Economists Divided on Implications of U.S. ISM Manufacturing Index
A three-year high in exports contributed to a rebound in production and an improvement in new orders in the U.S. ISM manufacturing index for May, yet the manufacturing sector remained in contraction for the fourth consecutive month. Economists said the upward trend is consistent with growth in the broader economy, while others emphasized weakness in the domestic economy.
The headline index improved to 49.6, the highest level seen in 2008.
"At the very least, it no longer looks like the economy is headed for a severe recession," said Paul Ashworth, senior U.S. economist from Capital Economics, noting that the headline index is consistent with GDP growth above 1.5%.
Charmaine Buskas, senior economics strategist at TD Securities, said the improvement was the result of "resilient global demand and the continued correction in the U.S. dollar." She said the improvement is positive, but that it "by no means makes up for the deterioration in consumer fundamentals and the other headwinds that currently plague the U.S. economy."
New orders improved to 49.7 following two months at the 46.5 level, and production rebounded to 51.2, up from 49.1 in April. Both are greatly helped by the improvement of exports to 59.5, a two-point increase from the previous month.
"This strength of overseas demand has helped partially counterbalance the decline in domestic demand as the U.S. economy continues to struggle amid a protracted economic slowdown," she added.
T.J. Marta, fixed income strategist at RBC Capital Markets, called the release "an upside surprise", adding that "the economy is proving less weak than feared" and that inflation remains a problem. Marta said rising prices support the view that the Fed needs to confront inflation more than it needs to promote growth, though he does not think the Fed will hike rates soon.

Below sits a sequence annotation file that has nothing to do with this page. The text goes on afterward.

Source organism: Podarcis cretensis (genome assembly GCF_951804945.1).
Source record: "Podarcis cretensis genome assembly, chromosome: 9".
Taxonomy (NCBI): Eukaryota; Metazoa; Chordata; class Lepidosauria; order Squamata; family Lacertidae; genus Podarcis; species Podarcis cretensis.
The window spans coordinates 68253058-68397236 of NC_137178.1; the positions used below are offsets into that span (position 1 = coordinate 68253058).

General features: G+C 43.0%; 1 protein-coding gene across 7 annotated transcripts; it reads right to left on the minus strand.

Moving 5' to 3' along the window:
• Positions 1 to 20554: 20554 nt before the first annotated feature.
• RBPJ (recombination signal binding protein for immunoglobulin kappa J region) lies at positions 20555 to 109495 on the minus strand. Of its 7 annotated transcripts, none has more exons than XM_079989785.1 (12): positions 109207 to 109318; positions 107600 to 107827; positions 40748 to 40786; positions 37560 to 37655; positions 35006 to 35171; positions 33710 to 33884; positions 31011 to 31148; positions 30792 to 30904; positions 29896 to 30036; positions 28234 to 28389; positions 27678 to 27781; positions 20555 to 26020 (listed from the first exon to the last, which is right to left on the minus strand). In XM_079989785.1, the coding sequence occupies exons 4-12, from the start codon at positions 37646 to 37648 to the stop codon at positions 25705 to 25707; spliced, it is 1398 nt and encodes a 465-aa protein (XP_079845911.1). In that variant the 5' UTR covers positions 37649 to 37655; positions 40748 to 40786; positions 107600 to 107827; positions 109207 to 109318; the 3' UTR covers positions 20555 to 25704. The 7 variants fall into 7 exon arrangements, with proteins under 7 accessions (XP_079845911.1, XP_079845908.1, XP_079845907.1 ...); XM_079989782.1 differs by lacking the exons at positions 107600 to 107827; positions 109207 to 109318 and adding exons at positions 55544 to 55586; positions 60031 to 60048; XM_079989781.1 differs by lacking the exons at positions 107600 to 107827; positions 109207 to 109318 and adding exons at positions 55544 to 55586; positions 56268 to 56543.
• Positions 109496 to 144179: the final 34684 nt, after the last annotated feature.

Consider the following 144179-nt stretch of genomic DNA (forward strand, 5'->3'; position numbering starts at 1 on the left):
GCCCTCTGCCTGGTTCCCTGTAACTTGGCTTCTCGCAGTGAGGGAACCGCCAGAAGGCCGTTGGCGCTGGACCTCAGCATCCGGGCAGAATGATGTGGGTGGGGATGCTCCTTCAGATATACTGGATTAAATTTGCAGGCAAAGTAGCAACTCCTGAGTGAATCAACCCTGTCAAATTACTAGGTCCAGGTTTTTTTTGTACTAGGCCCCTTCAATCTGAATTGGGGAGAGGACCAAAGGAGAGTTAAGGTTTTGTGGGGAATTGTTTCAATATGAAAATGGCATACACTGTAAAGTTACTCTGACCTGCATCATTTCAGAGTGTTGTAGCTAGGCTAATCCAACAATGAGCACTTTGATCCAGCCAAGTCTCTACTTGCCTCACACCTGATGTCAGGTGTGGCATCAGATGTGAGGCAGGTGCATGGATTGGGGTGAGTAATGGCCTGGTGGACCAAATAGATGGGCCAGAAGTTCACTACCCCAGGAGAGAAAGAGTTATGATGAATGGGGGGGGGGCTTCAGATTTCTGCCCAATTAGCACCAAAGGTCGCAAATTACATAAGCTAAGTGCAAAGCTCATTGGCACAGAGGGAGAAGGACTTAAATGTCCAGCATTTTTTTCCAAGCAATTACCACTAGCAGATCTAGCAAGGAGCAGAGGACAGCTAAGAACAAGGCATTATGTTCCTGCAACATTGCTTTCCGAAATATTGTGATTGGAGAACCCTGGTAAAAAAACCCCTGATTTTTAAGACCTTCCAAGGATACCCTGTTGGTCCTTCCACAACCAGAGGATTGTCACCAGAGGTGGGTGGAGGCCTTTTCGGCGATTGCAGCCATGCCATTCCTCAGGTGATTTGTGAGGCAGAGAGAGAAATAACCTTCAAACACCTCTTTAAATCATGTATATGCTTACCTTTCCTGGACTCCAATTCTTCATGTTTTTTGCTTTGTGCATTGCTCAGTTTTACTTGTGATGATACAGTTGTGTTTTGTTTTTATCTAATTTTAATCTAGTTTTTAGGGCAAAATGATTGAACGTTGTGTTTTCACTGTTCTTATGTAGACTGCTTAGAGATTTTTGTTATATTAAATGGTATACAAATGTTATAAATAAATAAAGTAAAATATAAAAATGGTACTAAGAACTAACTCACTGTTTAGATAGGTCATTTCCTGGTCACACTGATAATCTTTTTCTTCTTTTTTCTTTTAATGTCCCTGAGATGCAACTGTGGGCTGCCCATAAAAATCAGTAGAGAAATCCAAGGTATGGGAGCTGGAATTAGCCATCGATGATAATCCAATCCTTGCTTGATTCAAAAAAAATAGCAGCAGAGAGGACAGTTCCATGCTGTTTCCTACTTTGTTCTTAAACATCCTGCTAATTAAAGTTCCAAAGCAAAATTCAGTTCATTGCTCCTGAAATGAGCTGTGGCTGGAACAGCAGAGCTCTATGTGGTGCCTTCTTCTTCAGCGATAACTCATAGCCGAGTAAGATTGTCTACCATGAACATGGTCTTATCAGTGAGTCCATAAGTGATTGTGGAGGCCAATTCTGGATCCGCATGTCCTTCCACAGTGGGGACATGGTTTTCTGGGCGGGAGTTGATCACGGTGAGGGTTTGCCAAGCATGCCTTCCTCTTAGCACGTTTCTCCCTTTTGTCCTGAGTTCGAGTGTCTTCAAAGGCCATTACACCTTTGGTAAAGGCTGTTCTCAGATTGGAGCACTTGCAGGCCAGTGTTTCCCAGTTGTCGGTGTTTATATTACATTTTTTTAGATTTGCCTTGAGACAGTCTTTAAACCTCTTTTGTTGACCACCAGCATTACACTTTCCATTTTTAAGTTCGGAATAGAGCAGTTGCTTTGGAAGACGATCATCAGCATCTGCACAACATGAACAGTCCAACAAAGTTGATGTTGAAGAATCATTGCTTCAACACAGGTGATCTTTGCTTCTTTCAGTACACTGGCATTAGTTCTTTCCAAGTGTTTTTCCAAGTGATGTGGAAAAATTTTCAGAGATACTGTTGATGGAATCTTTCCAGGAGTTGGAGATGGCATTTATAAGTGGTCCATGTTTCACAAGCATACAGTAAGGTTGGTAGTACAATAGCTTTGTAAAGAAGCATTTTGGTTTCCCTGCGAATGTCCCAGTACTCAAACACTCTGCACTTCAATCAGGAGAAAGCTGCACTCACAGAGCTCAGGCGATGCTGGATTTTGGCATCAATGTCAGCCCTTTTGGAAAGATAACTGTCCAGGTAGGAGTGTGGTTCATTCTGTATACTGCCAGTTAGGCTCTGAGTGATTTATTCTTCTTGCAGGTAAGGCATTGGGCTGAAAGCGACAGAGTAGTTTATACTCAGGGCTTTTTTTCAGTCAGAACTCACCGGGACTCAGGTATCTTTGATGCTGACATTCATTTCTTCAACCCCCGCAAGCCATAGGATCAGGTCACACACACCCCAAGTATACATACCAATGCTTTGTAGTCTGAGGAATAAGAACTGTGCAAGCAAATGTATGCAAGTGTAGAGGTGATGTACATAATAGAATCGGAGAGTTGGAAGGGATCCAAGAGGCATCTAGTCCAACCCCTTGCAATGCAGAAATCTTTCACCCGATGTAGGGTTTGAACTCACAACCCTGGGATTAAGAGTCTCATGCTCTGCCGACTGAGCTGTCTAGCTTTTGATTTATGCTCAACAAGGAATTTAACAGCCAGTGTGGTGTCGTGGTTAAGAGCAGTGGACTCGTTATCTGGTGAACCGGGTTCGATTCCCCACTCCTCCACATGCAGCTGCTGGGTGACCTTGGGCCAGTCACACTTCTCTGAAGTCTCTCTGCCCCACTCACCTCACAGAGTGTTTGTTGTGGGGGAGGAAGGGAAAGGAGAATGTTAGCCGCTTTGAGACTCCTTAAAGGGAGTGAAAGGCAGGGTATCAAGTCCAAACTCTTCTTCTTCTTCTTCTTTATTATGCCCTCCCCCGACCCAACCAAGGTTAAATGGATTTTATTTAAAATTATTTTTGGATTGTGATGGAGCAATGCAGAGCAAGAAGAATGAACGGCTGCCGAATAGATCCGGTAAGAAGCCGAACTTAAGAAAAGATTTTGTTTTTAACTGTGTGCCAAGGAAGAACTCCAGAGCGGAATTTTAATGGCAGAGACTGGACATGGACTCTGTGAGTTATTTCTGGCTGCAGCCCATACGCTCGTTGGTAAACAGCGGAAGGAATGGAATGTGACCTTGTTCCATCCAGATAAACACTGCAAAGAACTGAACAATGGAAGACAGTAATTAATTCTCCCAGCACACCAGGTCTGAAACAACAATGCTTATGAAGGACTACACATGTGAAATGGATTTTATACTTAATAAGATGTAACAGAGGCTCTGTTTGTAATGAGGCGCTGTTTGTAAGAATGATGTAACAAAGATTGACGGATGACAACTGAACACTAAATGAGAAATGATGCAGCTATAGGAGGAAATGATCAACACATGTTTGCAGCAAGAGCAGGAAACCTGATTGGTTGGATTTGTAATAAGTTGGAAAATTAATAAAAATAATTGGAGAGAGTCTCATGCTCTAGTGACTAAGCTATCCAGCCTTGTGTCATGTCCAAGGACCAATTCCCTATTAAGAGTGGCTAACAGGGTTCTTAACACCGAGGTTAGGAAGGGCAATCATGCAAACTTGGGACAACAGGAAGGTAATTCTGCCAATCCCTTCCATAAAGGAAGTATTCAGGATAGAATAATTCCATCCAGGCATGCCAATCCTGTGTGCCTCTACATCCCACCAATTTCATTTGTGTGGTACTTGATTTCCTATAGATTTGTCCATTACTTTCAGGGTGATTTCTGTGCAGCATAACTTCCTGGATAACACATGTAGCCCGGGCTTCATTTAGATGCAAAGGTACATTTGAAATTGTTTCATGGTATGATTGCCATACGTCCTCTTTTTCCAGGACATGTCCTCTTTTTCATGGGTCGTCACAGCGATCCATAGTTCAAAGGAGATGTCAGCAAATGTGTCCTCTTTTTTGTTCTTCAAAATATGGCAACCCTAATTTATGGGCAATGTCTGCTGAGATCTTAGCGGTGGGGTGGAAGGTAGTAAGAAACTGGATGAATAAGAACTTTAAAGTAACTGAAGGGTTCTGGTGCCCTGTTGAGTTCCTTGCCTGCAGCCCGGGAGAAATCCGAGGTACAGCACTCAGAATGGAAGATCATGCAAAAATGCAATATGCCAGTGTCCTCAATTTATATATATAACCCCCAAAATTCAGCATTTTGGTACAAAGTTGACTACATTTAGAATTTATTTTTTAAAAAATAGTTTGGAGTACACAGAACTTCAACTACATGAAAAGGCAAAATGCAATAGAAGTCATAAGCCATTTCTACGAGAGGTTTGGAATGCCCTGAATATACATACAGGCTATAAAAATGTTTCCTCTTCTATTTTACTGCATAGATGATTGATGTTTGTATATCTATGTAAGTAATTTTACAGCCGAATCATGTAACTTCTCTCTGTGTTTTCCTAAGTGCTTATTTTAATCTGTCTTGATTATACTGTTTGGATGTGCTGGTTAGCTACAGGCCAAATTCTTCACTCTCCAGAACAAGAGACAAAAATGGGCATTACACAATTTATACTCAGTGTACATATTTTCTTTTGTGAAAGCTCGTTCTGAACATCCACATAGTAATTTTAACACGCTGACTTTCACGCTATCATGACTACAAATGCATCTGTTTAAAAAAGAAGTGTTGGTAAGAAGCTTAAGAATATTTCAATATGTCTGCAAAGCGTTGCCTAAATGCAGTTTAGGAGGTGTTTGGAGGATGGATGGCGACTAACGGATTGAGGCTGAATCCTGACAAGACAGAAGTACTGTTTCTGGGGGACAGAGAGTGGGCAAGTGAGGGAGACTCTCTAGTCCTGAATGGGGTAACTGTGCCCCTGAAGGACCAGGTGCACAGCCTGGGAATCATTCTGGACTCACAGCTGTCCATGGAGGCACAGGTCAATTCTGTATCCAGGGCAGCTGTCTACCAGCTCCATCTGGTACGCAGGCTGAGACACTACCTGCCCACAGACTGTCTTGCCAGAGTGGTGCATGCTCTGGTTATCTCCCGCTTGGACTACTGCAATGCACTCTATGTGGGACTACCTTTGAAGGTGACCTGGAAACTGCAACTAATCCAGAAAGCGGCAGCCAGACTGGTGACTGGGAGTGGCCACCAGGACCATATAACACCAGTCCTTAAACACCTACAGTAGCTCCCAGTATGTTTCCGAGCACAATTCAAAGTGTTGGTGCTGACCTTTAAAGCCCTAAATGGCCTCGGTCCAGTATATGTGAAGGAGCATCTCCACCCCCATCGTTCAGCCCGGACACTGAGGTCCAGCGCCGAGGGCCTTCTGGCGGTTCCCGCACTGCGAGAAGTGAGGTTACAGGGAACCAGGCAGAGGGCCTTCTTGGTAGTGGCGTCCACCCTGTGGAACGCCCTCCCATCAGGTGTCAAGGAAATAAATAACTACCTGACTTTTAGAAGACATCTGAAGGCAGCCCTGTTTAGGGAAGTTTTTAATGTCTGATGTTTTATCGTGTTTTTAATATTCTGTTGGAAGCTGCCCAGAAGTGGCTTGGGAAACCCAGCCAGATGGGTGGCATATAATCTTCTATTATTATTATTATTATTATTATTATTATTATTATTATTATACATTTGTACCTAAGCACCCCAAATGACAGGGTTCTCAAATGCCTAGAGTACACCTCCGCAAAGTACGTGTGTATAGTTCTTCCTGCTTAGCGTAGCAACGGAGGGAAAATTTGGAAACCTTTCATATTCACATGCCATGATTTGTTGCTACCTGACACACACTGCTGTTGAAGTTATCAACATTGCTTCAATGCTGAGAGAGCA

The data is consistent with the Fed "remaining on the sidelines", said Robert Hogue, senior economist at RBC Capital Economics. However, he said the central bank may have to ease furtehr to limit moderation in growth since the upward impact of the fiscal stimulus rebate cheques will be temporary.
Prices continued at elevated levels by rising to 87.0 in May following an 84.5 reading in April, the highest level since 1994.
"High energy prices are no doubt pressing already tight margins and leave manufacturers in a tight spot as they are somewhat limited in their ability to pass on these higher prices," Buskas said.
One manufacturing respondent in the report said "pricing is skyrocketing for chemicals," while another representing food, beverage & tobacco products said, "Ethanol-driven agricultural commodity increases continue to pose major hurdles."
Norbert J. Ore, chairman of the ISM Survey Committee, said "manufacturers find themselves caught between rising costs and weakening demand in many industries. Exports continue strong due to the weak dollar - without the weak dollar the story would be much more negative in manufacturing."
Employment, which will be closely watched as nonfarm payrolls comes out this Friday, came in at 45.5, up marginally from 45.4 in April and marking the seventh month in a row of cutbacks.
"Overall, soft but not catastrophic," said Ian Shepherdson, chief U.S. Economist at High Frequency Economics. "But remember: this is a deeply atypical, consumer-led downturn," he added.
The non-manufacturing ISM for May will be released on Wednesday.
By Patrick McGee and edited by Stephen Huebl